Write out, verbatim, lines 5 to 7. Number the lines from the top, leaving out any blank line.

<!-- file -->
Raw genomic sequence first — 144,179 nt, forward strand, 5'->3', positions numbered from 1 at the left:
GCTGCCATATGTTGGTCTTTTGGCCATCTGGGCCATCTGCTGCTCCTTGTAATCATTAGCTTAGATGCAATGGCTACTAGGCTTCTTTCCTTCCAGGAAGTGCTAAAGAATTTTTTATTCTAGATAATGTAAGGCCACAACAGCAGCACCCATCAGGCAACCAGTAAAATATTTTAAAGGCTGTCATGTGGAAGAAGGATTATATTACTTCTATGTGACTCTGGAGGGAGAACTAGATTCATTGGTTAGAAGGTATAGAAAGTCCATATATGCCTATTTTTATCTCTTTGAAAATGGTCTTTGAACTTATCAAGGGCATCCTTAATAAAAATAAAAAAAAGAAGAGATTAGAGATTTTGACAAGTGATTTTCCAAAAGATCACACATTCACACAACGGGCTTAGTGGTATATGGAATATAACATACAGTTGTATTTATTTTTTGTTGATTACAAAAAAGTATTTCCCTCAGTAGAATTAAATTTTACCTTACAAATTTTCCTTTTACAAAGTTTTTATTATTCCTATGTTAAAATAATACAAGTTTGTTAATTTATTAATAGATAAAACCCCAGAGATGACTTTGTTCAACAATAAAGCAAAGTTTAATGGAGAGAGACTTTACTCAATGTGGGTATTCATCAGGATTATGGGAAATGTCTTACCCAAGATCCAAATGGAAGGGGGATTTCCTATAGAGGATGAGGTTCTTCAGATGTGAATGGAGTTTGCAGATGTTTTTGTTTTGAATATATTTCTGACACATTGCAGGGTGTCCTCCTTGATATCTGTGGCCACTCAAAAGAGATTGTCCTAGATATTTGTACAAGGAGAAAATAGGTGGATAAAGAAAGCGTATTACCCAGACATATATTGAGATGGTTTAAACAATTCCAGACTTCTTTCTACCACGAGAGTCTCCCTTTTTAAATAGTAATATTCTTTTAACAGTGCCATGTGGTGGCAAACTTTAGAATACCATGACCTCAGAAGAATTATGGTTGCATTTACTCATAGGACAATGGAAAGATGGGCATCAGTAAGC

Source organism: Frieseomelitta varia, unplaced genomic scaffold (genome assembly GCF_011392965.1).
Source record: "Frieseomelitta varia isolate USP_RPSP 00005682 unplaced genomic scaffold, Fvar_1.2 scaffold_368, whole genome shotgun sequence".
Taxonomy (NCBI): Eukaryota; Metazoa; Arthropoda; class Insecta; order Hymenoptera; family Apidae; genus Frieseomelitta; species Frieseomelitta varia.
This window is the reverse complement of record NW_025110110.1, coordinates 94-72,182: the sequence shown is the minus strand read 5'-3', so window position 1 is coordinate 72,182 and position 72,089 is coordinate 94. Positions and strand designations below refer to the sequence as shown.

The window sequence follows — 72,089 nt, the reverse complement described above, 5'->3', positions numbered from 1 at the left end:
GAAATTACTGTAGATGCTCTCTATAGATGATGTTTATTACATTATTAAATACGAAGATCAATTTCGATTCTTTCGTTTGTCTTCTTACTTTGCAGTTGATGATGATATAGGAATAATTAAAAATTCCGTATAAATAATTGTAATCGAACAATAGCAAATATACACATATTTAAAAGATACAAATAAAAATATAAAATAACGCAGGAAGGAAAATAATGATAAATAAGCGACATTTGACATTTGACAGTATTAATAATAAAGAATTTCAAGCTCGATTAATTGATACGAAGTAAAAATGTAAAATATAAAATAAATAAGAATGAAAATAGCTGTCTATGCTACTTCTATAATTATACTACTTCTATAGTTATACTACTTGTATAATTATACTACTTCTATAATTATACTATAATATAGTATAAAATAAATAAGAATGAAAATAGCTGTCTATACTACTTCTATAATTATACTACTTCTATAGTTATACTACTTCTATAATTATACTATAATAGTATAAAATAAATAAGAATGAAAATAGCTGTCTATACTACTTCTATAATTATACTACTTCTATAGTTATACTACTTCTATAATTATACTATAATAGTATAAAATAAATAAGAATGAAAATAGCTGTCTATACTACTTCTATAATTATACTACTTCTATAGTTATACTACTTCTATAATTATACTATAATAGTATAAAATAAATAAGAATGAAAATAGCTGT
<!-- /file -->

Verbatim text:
Taxonomy (NCBI): Eukaryota; Metazoa; Arthropoda; class Insecta; order Hymenoptera; family Apidae; genus Frieseomelitta; species Frieseomelitta varia.
This window is the reverse complement of record NW_025110110.1, coordinates 94-72,182: the sequence shown is the minus strand read 5'-3', so window position 1 is coordinate 72,182 and position 72,089 is coordinate 94. Positions and strand designations below refer to the sequence as shown.

The window sequence follows — 72,089 nt, the reverse complement described above, 5'->3', positions numbered from 1 at the left end: